While we were looking at the works with our neighbour  Kenny,  something glinting on the exposed bed of the dam caught Mrs Tootlepedal’s eye and Kenny kindly fished it out.  It turned out to be a 1928 penny….

1928 penny found in dam

…which may well have been lying in the dam for anything up to 90 years.

The channel through the bridge looks rather narrow but the builders say that it is exactly the same size as the previous one.

My Friday night orchestra is visiting her son and his family so there was no traditional evening tootle today and we had a quiet night in.

The flying bird if the day is a chaffinch.

flying chaffinch

 

Read Full Post »

Today’s guest picture shows the River Severn in good form at Worcester.  My brother Andrew was there yesterday celebrating his birthday on an outing with two of our sisters.

river severn at Worcester

I was a bit tired after a busy day yesterday and so I was very pleased to have a good excuse not to go rushing out in the morning in spite of some dry weather.

The excuse arrived for coffee bringing some of his excellent treacle scones.  Dropscone had walked round as his car is getting repaired.

After he left, I spent a little time looking out of the window but cloudy weather and several intermittent and unsuccessful fly-throughs by a sparrow hawk limited my chance for taking photographs.

I settled for a couple of portraits of sitters.

goldfinch

chaffinch

Mrs Tootlepedal went off to help serve the lunches at the Buccleuch Centre and I considered life for a while but eventually got up the energy to ignore a strong wind and grey skies and go out on my fairly speedy bike.

With the breeze gusting at over 20 mph into my face, my progress up hill for the first five miles can best be described as very steady and I was pleased to have the excuse to stop and take a picture of my favourite winter tree.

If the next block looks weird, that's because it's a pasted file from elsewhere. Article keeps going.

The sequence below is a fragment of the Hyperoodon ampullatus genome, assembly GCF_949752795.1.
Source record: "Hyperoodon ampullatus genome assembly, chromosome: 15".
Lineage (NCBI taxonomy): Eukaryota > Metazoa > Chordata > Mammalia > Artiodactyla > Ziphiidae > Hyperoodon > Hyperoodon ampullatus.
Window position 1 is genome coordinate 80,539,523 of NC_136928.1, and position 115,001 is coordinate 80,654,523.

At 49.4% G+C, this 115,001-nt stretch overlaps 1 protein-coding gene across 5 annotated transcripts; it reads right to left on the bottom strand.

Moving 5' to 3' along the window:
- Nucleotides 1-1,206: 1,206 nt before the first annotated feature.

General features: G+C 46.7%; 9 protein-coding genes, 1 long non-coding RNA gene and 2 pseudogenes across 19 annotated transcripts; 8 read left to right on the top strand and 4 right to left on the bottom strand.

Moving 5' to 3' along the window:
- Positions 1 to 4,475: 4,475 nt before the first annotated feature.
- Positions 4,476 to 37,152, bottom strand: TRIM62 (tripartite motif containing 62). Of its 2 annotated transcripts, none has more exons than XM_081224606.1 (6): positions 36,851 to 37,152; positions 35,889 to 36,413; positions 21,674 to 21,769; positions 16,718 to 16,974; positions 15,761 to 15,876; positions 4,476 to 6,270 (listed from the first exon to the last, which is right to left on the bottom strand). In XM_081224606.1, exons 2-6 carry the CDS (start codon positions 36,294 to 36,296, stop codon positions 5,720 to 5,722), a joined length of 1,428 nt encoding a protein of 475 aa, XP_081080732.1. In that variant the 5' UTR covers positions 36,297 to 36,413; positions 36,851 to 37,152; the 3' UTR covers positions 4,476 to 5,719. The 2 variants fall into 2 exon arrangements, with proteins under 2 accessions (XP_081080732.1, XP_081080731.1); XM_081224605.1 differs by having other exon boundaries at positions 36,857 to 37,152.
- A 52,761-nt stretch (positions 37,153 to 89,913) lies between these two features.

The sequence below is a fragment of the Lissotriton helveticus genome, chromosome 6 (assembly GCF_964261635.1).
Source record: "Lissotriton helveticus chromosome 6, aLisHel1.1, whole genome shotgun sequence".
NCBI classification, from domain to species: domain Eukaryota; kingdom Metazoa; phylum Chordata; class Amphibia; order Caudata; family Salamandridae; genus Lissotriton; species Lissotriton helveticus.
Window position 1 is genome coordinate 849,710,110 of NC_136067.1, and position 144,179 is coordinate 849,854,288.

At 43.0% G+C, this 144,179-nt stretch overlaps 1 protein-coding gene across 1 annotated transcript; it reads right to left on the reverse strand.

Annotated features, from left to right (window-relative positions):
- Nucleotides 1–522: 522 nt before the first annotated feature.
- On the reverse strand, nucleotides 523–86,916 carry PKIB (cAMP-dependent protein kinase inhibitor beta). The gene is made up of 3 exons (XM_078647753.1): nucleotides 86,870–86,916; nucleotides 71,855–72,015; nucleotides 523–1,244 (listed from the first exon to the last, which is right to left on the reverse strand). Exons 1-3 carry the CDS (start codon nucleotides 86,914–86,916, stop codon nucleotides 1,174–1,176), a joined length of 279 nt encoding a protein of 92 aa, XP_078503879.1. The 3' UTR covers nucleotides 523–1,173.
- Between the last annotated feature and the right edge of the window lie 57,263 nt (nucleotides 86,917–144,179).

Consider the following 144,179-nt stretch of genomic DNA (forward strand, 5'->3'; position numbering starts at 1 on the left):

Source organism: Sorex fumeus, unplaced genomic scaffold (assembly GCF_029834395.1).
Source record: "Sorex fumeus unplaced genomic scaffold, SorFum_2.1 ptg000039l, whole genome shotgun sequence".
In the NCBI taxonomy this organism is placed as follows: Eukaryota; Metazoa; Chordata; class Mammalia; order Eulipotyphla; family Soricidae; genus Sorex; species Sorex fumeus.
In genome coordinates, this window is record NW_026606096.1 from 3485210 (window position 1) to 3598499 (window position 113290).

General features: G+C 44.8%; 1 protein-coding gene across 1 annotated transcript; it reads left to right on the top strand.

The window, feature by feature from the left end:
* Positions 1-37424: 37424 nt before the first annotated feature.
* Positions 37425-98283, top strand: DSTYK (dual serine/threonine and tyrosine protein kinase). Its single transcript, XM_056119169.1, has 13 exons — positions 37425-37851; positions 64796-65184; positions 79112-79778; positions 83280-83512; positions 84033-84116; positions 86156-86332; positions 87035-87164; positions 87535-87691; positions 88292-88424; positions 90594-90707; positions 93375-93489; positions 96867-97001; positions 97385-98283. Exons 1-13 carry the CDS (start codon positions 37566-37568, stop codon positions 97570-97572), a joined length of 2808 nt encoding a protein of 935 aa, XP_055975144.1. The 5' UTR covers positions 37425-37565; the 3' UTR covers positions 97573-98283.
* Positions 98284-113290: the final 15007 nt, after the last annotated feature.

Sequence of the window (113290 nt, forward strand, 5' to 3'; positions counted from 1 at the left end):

tree at Bloch

There is just something about its shape and position which really appeals to me.

It was quite a battle to get down to the bottom of the Canonbie by-pass but at least the wind stayed consistent and helped me back to Langholm.

I was more than a bit disappointed when it started to rain but unlike yesterday, the weather gods were just having a joke today and it stopped without really getting me wet at all.

I was able to enjoy a fine clump of snowdrops at the road side near Canonbie…

snowdrops in Canonbie

…and it shows what a few miles south and a small drop in height will do as some of them were fully out unlike ours at home.

It was too grey to take landscape pictures but I did take one more tree shot on the old A7 near Auchenrivock.  I liked the contrast in styles.

trees on old A7

After she had served the lunches, Mrs Tootlepedal had gone to a screening about a Cézanne exhibition at the Buccleuch Centre.  Dedicated to the portrait work of Paul Cézanne, the exhibition opens in Paris before travelling to London and Washington so she was lucky to be able to get a peek at it here.

In her absence, I had a walk round the garden.

It was cheering to see the leaves coming out on the honeysuckle…

honeysuckle

…and I was interested to see that a new plant, a sarcococca, is in flower.

sarcococca

Mrs Tootlepedal tells me that it has a very fine scent.

I did think of going for a short walk as it was still dry but it was so gloomy outside that I discarded the idea and did some pro relaxing instead.

I managed to stir my stumps enough to put an edition of the Langholm Parish Church newsletter of 1966, scanned and formatted by Sandy, onto our Archive website and I also put in some much needed learning practice on our Carlisle Choir songs.